The high levels of IFN- expression in the glomeruli and perivascular areas indicated that IFN- may play a crucial role in the development of glomerulonephritis and vasculitis in these models of lupus. Moreover, gene knockout of IFN- or IFN- receptor eliminated disease in spontaneous and xenobiotic-induced lupus models [10, 13, 30]. However, Th2-type responses have also been associated with the development of SLE. IL-4 and IL-10 play prominent roles in the pathogenesis of lupus-associated tissue injury in mice [18, 31]. We presently found high expression of IL-13 in the glomerular and perivascular lesions of these lupus models (Fig. 5). Thus, IL-13 may also be an important factor in the pathogenesis of glomerulonephritis and vasculitis. We speculate that Th2 cells play an active role in the development of glomerulonephritis and vasculitis. IL-10 is a regulatory cytokine that inhibits Th1 cytokine production and the proliferation of CD4+ T cells via indirect effects on both antigen-presenting cells and T cells [32]. IL-10 gene-deficient mice develop severe lupus with an earlier appearance of skin lesions, increased lymphadenopathy, more severe glomerulonephritis, and higher mortality than littermate controls [33]. In addition, IL-10 down regulates murine lupus by inhibiting pathogenic Th1 cytokine responses [33]. In the present study, IL-10 was observed only in perivascular lesions by RT-PCR (Fig. 5). Therefore, we speculate that the molecular mechanism for glomerulonephritis differs from that of vasculitis in murine SLE. IL-10 is also produced by other CD4+ regulatory T cells (Tregs) such as Type 1 Tregs and CD4+CD25+ Tregs [34]. Recently, the role of regulatory T cells in the pathogenesis of human autoimmune diseases, including rheumatoid arthritis and SLE, was reported [35, 36]. In MRL/lpr and B/W F1 mice, it is possible that IL-10 produced by Type 1 Tregs and CD4+CD25+ Tregs plays an important role in the pathogenesis of perivascular lesions. Another possibility is that endothelial cells in perivascular lesions produce IL-10, as reported by Andreas et al. in rats [37]. Our results support the hypothesis that vasculitis and glomerulonephritis are under the control of different genes and involve different pathologic processes [38]. In the current study, we observed IL-17 mRNA expression in both glomerular and perivascular lesions, suggesting that IL-17 is a key factor in the development of glomerulus nephritis and vasculitis in murine lupus models. However, the percentage of positive IL-17 samples in BXSB mice was significantly lower than that in MRL/lpr and B/W F1 mice (Fig. 5A). We conjecture that IL-17 might play a minor role in BXSB mice as compared to the other two strains. BXSB males are affected much earlier than females due to the presence of an as yet unidentified mutant gene located on the Y chromosome, designated as Yaa (Y-linked autoimmune acceleration). The Yaa gene has been shown to be responsible for the acceleration of lupus-like autoimmune syndrome in inbred BXSB mice. Consequently, the pathologic processes of BXSB mice may be different from those of MRL/lpr and B/W F1 mice. Our results showed that in the glomeruli of B/W F1 mice, the level of IFN- was lower than that from BXSB mice, while IL-17 was higher. Due to the successful characterization of the Th17 lineage, it has been recognized that IFN- exhibits inhibitory action toward the differentiation of Th17 cells [21, 39]. Nakae et al. [40] also found that IL-17 can suppress Th1 cell differentiation in the presence of exogenous IL-12 in vitro, and likewise, IFN- can down-regulate Th17 cell differentiation. Therefore, in B/W F1 mice, the possibility that Th17 is suppressing Th1 cell differentiation via IL-17 is consistent with the finding that IFN- levels are low.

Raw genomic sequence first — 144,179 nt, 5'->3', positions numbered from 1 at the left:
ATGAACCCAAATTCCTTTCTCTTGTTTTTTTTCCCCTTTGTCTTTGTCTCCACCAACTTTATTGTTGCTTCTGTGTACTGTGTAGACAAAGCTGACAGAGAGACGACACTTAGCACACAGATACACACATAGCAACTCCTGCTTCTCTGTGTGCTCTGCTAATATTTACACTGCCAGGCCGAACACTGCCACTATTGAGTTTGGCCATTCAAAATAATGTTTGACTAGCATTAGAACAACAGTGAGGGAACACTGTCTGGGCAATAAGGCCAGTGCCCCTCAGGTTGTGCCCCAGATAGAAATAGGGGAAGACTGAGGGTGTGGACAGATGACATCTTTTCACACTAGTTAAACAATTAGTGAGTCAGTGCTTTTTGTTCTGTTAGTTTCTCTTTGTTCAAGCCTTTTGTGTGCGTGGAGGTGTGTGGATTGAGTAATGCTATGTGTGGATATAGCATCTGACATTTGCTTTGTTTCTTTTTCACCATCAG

Although SLE has been classically considered as an autoantibody- and immune complex-driven disease, recent work indicates that IL-17 is involved in different aspects of its pathogenesis. Its potent proinflammatory capacity, along with the effects it exerts on a variety of cells, suggests that its unregulated production has indeed widespread consequences in lupus. Th17 cells serve as an independent T helper effector cell subset promoting inflammation through cytokine secretion. These cytokines have stimulatory effects on B cells, and instigate local inflammation and tissue damage leading subsequently to the pathogenesis of SLE. In conclusion, our results suggest that the cytokine balance is complex and not due simply to the Th1 and Th2 balance, but that Th17 cells might critically contribute to the pathogenesis of murine lupus models. These findings also support the concept that different molecular mechanisms underlie glomerulonephritis and vasculitis, and that IL-17 might play a more important role in MRL/lpr and B/W F1 mice than in male BXSB mice.